As important as this technology is, its path to success wasn’t as smooth as you might expect. Considerable controversy surrounded how to use it in clinical practice and whether it could be a substitute for a dilated fundus exam. In June 2002, Review chronicled the launch of the Optomap Panoramic 200, which allowed a 200-degree field of view without pupillary dilation.6 Several ODs surveyed in the article raved about the quality of the imaging and the extent of the field of view. “We have found ourselves viewing areas of the retina the we oftentimes overlook with routine dilation” reported one OD. When asked if devices like that one could be a substitute for a dilated fundus exam, the consensus was “it does not: Anybody that tells you that is lying.”6 

Today’s fundus imaging has evolved to smaller, more portable cameras with better nonmydriatic imaging, electronic illumination control, automated eye alignment and high-res digital image capture. They incorporate more patient-friendly light sources such as LEDs as well as laser scanning imaging. These improvements have helped make modern fundus photography a standard in almost every ophthalmic practice. 

The Ease of Being Green

The innovation of digital cameras went hand in hand with another development from the 1990s—idocyanine green (ICG) angiography. Using this approach, traditionally associated with cardiovascular care, eye care professionals could pair the dye with the new, sensitive digital cameras for real-time visualization of the deeper vascular structures, enabling a better understanding of diseases that involve the choroid and retinal pigment epithelium. It was through ICG angiography that we learned that central serous is a choroidal disease that has secondary effects in the retina and RPE. In patients with posterior uveitis, ICG became an essential tool for the diagnosis and understanding of conditions such as multiple evanescent white dot syndrome (MEWDS) and multifocal choroiditis and panuveitis, which predominantly involve the choroid. Interesting, as important as ICG was, it never gained the kind of traction or had the impact of traditional fluorescein angiography, though it is still an important tool retinal specialists commonly use today. 

This 2001 Review of Optometry article introduced readers to the many applications of optical coherence tomography. In retina care, imaging technology has always driven the OD’s ability to manage disease.

OCT, Surprise!

In September 2001, Review featured a report titled “What You Can Learn from Retinal Mapping,” in which optical coherence tomography (OCT) was described as a technology that “works like a B-scan ultrasound to provide cross-sectional images of the retina […] allowing a 10µm to 20µm resolution.”7 The writers may not have known it at the time, but OCT would go on to be, perhaps, the most significant technological discovery in modern eye care. The article discussed OCT’s ability to detect diabetic macular edema (DME); in fact, “in some instances the OCT detected thickening when biomicrosopy did not.”7

In 15 years, the machines have only improved, upgrading from time-domain to spectral-domain OCT (SD-OCT), and a variety of offshoots. A 2009 article, “Get Familiar with SD-OCT,” offered an extensive tour of SD-OCT in which five cases demonstrate how SD-OCT can “illustrate retinal anatomy in better detail than clinical observation alone.”8

ODs Just Wanna Have Fundus Autofluorescence

Also emerging in the early 2000s, a new way to image the back of the eye became another essential tool for imaging macular disease. Fundus autofluorescence (FAF) uses the fluorescent properties of lipofuscin to study retinal disease in vivo.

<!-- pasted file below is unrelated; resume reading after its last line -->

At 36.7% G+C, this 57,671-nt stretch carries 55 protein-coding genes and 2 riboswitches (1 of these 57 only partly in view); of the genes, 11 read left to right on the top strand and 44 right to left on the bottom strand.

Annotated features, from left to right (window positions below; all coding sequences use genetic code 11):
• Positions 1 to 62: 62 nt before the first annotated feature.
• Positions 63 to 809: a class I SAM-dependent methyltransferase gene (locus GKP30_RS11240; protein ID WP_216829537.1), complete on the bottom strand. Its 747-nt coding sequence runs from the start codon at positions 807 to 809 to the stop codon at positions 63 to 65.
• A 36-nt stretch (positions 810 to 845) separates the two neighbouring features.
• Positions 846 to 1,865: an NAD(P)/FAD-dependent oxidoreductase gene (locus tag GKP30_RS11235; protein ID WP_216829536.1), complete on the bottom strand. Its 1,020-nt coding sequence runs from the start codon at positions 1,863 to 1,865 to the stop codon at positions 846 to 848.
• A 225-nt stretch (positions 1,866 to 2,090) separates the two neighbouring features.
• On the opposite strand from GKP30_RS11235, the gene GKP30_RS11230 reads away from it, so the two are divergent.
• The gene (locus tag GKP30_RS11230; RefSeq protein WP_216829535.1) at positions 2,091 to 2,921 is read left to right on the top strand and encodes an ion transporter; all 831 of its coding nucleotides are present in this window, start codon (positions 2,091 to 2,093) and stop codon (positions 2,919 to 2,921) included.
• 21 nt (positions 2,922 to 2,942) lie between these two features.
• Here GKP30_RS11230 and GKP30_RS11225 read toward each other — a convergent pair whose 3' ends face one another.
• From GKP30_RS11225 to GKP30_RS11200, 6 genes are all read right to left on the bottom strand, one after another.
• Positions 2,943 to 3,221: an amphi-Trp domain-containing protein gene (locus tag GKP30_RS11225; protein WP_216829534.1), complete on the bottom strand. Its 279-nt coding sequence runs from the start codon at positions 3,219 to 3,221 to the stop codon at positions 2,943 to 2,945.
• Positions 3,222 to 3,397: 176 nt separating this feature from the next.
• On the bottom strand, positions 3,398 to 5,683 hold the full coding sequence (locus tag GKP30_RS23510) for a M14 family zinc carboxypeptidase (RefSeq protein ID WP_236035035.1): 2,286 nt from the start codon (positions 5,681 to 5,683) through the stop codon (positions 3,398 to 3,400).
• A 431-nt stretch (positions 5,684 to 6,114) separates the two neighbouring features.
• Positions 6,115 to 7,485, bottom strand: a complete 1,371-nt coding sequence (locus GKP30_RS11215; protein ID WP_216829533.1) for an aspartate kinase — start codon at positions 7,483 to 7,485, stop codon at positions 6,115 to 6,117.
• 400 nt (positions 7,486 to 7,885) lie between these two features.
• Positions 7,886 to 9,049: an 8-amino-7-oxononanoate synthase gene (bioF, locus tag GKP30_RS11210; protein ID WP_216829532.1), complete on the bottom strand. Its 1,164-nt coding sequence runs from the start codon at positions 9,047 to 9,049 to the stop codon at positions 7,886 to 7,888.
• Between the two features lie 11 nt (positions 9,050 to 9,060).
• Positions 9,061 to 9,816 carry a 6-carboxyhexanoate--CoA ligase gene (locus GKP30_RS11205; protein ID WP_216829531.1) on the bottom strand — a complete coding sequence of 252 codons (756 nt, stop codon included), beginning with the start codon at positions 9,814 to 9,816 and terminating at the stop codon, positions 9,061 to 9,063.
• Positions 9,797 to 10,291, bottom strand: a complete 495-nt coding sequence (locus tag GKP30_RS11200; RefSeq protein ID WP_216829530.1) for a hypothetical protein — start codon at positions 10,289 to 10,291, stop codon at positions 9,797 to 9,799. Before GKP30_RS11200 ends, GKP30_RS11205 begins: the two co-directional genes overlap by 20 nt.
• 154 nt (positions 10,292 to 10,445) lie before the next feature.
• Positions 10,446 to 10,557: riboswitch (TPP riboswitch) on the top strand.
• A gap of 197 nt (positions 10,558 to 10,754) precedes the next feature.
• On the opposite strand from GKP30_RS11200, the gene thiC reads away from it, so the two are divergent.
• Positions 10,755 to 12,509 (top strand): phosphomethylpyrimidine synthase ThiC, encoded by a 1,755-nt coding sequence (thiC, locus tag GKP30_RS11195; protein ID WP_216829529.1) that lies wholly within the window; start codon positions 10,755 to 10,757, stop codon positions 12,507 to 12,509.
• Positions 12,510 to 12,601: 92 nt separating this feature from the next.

FAF can be used to image macular degeneration, Stargardt’s disease, retinitis pigmentosa and central serous retinopathy. FAF was also a recommended modality for following patients on Plaquenil (Covis Pharmaceuticals). 

In Review’s 2012 guide to retinal disease, Jeff Gerson, OD, provided a comprehensive review of FAF.9 His report states “not only can FAF be an ideal tool for documentation, but also it will often serve as a diagnostic modality because the device can elucidate many conditions that are invisible through traditional means of examination.”9 

Dr. Gerson went on to say that “FAF can detetect structural abnormalities and predict functional defects.”9

The Future’s So Bright, I Gotta Wear Shades

Looking ahead, it seems adaptive optics may be among the next generation of imaging technologies—one that may provide even higher quality images than today’s OCT. By correcting for aberrations in the eye through improvements in lateral resolution, adaptive optics is able to achieve resolutions of about 2µm, high enough to identify even cone photoreceptors. This tool is still in its infancy and is limited to research use. It likely won’t be commercially available any time soon, but it represents another important evolutionary step in imaging. 

In the last 125 years, ODs have seen some incredible advances with imaging innovations that are only picking up momentum as time goes on. Lucky for us, Review of Optometry has been there every step of the way.

1. Poser M. History of the Ophthalmoscope. Optical Journal-Review. 1941;78(2):106-18.

2. Breakthrough in diagnostic technology. Review of Optometry, 2011;148(8):55.

3. Tower P. Fundus changes in the arteriosclerosis. Optical Journal and Review of Optometry. 1940;21:20-23.

4. Alexander L. A new image for fundus evaluation. Review of Optometry. 1989;126(9):42-44.

5. Brooks R, Quinn C. How to get reimbursed for retinal photography. Review of Optometry. 1999;136(4):69-72.

6. Black A. Panoramic200: A new protocol for dilation. Review of Optometry. 2002;139(6);41-2.

7. Eisenberg J. What you can learn from retinal mapping. 2001;138(9):68-74.

8. Slotnick S, Sherman J. Get familiar with SD-OCT. Review of Optometry. 2009;146(6):79-85.

9. Gerson J. The clinical utility of fundus autofluorescence. Review of Optometry: 9th Annual Guide to Retinal Disease. 2012;149(4):S3-S5.